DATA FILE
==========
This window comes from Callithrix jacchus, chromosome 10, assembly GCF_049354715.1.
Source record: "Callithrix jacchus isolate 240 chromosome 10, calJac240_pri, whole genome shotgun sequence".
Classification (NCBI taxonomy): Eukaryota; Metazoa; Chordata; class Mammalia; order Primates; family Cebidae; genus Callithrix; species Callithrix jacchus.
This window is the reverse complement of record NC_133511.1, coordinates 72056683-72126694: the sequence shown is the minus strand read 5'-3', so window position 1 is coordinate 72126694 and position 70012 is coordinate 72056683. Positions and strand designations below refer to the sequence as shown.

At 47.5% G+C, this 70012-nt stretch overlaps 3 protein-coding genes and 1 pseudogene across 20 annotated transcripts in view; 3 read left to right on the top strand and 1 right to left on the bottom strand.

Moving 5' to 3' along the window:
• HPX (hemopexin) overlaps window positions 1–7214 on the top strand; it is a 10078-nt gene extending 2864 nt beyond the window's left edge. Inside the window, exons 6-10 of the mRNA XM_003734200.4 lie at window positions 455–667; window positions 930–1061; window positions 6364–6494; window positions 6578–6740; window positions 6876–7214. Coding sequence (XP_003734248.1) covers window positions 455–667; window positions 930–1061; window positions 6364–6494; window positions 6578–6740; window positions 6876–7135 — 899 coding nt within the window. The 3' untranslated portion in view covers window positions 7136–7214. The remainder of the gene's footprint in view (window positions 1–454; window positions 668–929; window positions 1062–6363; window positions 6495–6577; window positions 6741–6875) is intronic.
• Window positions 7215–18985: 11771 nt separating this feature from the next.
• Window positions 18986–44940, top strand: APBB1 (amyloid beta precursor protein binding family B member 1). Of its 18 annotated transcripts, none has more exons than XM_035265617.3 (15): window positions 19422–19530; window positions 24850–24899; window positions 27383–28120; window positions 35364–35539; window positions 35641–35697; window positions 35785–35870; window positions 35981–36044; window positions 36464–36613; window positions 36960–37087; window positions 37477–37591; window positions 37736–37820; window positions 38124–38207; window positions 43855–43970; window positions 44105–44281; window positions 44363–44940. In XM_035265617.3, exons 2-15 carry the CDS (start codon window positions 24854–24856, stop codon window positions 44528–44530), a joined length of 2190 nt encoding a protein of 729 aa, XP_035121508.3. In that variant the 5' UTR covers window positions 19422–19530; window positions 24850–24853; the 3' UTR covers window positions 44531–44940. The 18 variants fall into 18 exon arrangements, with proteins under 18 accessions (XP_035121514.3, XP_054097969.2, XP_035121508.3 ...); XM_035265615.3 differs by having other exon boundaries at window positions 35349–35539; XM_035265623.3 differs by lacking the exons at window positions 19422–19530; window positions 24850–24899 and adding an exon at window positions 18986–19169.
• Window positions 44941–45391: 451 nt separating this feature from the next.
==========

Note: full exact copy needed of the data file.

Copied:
This window comes from Callithrix jacchus, chromosome 10, assembly GCF_049354715.1.
Source record: "Callithrix jacchus isolate 240 chromosome 10, calJac240_pri, whole genome shotgun sequence".
Classification (NCBI taxonomy): Eukaryota; Metazoa; Chordata; class Mammalia; order Primates; family Cebidae; genus Callithrix; species Callithrix jacchus.
This window is the reverse complement of record NC_133511.1, coordinates 72056683-72126694: the sequence shown is the minus strand read 5'-3', so window position 1 is coordinate 72126694 and position 70012 is coordinate 72056683. Positions and strand designations below refer to the sequence as shown.

At 47.5% G+C, this 70012-nt stretch overlaps 3 protein-coding genes and 1 pseudogene across 20 annotated transcripts in view; 3 read left to right on the top strand and 1 right to left on the bottom strand.

Moving 5' to 3' along the window:
• HPX (hemopexin) overlaps window positions 1–7214 on the top strand; it is a 10078-nt gene extending 2864 nt beyond the window's left edge. Inside the window, exons 6-10 of the mRNA XM_003734200.4 lie at window positions 455–667; window positions 930–1061; window positions 6364–6494; window positions 6578–6740; window positions 6876–7214. Coding sequence (XP_003734248.1) covers window positions 455–667; window positions 930–1061; window positions 6364–6494; window positions 6578–6740; window positions 6876–7135 — 899 coding nt within the window. The 3' untranslated portion in view covers window positions 7136–7214. The remainder of the gene's footprint in view (window positions 1–454; window positions 668–929; window positions 1062–6363; window positions 6495–6577; window positions 6741–6875) is intronic.
• Window positions 7215–18985: 11771 nt separating this feature from the next.
• Window positions 18986–44940, top strand: APBB1 (amyloid beta precursor protein binding family B member 1). Of its 18 annotated transcripts, none has more exons than XM_035265617.3 (15): window positions 19422–19530; window positions 24850–24899; window positions 27383–28120; window positions 35364–35539; window positions 35641–35697; window positions 35785–35870; window positions 35981–36044; window positions 36464–36613; window positions 36960–37087; window positions 37477–37591; window positions 37736–37820; window positions 38124–38207; window positions 43855–43970; window positions 44105–44281; window positions 44363–44940. In XM_035265617.3, exons 2-15 carry the CDS (start codon window positions 24854–24856, stop codon window positions 44528–44530), a joined length of 2190 nt encoding a protein of 729 aa, XP_035121508.3. In that variant the 5' UTR covers window positions 19422–19530; window positions 24850–24853; the 3' UTR covers window positions 44531–44940. The 18 variants fall into 18 exon arrangements, with proteins under 18 accessions (XP_035121514.3, XP_054097969.2, XP_035121508.3 ...); XM_035265615.3 differs by having other exon boundaries at window positions 35349–35539; XM_035265623.3 differs by lacking the exons at window positions 19422–19530; window positions 24850–24899 and adding an exon at window positions 18986–19169.
• Window positions 44941–45391: 451 nt separating this feature from the next.